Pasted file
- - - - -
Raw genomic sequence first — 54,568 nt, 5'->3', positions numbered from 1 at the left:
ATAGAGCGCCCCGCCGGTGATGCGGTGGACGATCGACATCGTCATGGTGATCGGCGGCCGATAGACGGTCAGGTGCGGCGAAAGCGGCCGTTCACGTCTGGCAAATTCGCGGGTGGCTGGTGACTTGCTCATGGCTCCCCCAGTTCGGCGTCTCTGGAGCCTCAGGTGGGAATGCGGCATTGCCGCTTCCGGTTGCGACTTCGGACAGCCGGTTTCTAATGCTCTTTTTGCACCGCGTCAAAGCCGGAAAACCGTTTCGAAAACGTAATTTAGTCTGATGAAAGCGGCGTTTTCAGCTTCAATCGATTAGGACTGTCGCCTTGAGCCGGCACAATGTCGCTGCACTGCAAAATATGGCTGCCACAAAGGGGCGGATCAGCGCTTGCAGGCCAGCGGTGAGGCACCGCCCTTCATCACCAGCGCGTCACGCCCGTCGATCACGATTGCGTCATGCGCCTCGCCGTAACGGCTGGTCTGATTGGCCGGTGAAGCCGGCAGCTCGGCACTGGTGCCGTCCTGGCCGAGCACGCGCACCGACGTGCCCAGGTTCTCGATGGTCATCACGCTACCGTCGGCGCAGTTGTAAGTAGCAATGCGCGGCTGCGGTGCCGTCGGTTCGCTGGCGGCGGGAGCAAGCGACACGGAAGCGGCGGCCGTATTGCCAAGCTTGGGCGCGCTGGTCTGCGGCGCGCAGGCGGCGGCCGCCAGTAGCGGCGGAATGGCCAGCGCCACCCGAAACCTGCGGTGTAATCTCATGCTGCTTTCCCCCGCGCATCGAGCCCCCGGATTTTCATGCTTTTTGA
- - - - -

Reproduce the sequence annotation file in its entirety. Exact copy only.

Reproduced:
Raw genomic sequence first — 54,568 nt, 5'->3', positions numbered from 1 at the left:
ATAGAGCGCCCCGCCGGTGATGCGGTGGACGATCGACATCGTCATGGTGATCGGCGGCCGATAGACGGTCAGGTGCGGCGAAAGCGGCCGTTCACGTCTGGCAAATTCGCGGGTGGCTGGTGACTTGCTCATGGCTCCCCCAGTTCGGCGTCTCTGGAGCCTCAGGTGGGAATGCGGCATTGCCGCTTCCGGTTGCGACTTCGGACAGCCGGTTTCTAATGCTCTTTTTGCACCGCGTCAAAGCCGGAAAACCGTTTCGAAAACGTAATTTAGTCTGATGAAAGCGGCGTTTTCAGCTTCAATCGATTAGGACTGTCGCCTTGAGCCGGCACAATGTCGCTGCACTGCAAAATATGGCTGCCACAAAGGGGCGGATCAGCGCTTGCAGGCCAGCGGTGAGGCACCGCCCTTCATCACCAGCGCGTCACGCCCGTCGATCACGATTGCGTCATGCGCCTCGCCGTAACGGCTGGTCTGATTGGCCGGTGAAGCCGGCAGCTCGGCACTGGTGCCGTCCTGGCCGAGCACGCGCACCGACGTGCCCAGGTTCTCGATGGTCATCACGCTACCGTCGGCGCAGTTGTAAGTAGCAATGCGCGGCTGCGGTGCCGTCGGTTCGCTGGCGGCGGGAGCAAGCGACACGGAAGCGGCGGCCGTATTGCCAAGCTTGGGCGCGCTGGTCTGCGGCGCGCAGGCGGCGGCCGCCAGTAGCGGCGGAATGGCCAGCGCCACCCGAAACCTGCGGTGTAATCTCATGCTGCTTTCCCCCGCGCATCGAGCCCCCGGATTTTCATGCTTTTTGA